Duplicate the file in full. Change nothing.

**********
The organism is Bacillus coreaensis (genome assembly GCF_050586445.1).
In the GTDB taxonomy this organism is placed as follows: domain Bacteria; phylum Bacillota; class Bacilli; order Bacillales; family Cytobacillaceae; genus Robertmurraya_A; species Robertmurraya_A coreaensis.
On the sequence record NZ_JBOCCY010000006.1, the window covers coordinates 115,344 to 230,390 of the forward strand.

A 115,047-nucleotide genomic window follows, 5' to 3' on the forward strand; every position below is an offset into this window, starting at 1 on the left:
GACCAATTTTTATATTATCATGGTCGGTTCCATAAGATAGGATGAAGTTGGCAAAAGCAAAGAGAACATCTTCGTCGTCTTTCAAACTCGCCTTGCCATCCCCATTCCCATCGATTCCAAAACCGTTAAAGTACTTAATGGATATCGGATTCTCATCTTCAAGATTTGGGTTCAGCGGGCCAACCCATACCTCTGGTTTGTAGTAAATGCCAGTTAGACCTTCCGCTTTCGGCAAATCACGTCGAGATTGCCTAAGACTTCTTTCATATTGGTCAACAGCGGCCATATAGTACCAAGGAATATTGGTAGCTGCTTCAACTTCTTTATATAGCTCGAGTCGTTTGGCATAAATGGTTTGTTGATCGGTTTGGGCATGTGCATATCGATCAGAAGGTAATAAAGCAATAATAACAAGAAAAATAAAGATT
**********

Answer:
The organism is Bacillus coreaensis (genome assembly GCF_050586445.1).
In the GTDB taxonomy this organism is placed as follows: domain Bacteria; phylum Bacillota; class Bacilli; order Bacillales; family Cytobacillaceae; genus Robertmurraya_A; species Robertmurraya_A coreaensis.
On the sequence record NZ_JBOCCY010000006.1, the window covers coordinates 115,344 to 230,390 of the forward strand.

A 115,047-nucleotide genomic window follows, 5' to 3' on the forward strand; every position below is an offset into this window, starting at 1 on the left:
GACCAATTTTTATATTATCATGGTCGGTTCCATAAGATAGGATGAAGTTGGCAAAAGCAAAGAGAACATCTTCGTCGTCTTTCAAACTCGCCTTGCCATCCCCATTCCCATCGATTCCAAAACCGTTAAAGTACTTAATGGATATCGGATTCTCATCTTCAAGATTTGGGTTCAGCGGGCCAACCCATACCTCTGGTTTGTAGTAAATGCCAGTTAGACCTTCCGCTTTCGGCAAATCACGTCGAGATTGCCTAAGACTTCTTTCATATTGGTCAACAGCGGCCATATAGTACCAAGGAATATTGGTAGCTGCTTCAACTTCTTTATATAGCTCGAGTCGTTTGGCATAAATGGTTTGTTGATCGGTTTGGGCATGTGCATATCGATCAGAAGGTAATAAAGCAATAATAACAAGAAAAATAAAGATT